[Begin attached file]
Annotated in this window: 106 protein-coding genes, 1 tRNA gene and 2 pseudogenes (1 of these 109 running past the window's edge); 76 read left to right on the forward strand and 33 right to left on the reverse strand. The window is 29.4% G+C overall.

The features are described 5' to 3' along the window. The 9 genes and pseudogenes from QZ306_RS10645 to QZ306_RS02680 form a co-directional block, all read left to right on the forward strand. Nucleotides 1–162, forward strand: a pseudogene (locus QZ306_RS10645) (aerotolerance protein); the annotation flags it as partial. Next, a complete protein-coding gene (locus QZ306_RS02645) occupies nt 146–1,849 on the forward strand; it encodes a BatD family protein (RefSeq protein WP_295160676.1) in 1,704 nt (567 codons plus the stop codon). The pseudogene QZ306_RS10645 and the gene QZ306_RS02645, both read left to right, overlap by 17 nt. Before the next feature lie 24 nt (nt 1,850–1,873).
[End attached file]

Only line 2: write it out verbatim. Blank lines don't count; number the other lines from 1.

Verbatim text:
The features are described 5' to 3' along the window. The 9 genes and pseudogenes from QZ306_RS10645 to QZ306_RS02680 form a co-directional block, all read left to right on the forward strand. Nucleotides 1–162, forward strand: a pseudogene (locus QZ306_RS10645) (aerotolerance protein); the annotation flags it as partial. Next, a complete protein-coding gene (locus QZ306_RS02645) occupies nt 146–1,849 on the forward strand; it encodes a BatD family protein (RefSeq protein WP_295160676.1) in 1,704 nt (567 codons plus the stop codon). The pseudogene QZ306_RS10645 and the gene QZ306_RS02645, both read left to right, overlap by 17 nt. Before the next feature lie 24 nt (nt 1,850–1,873).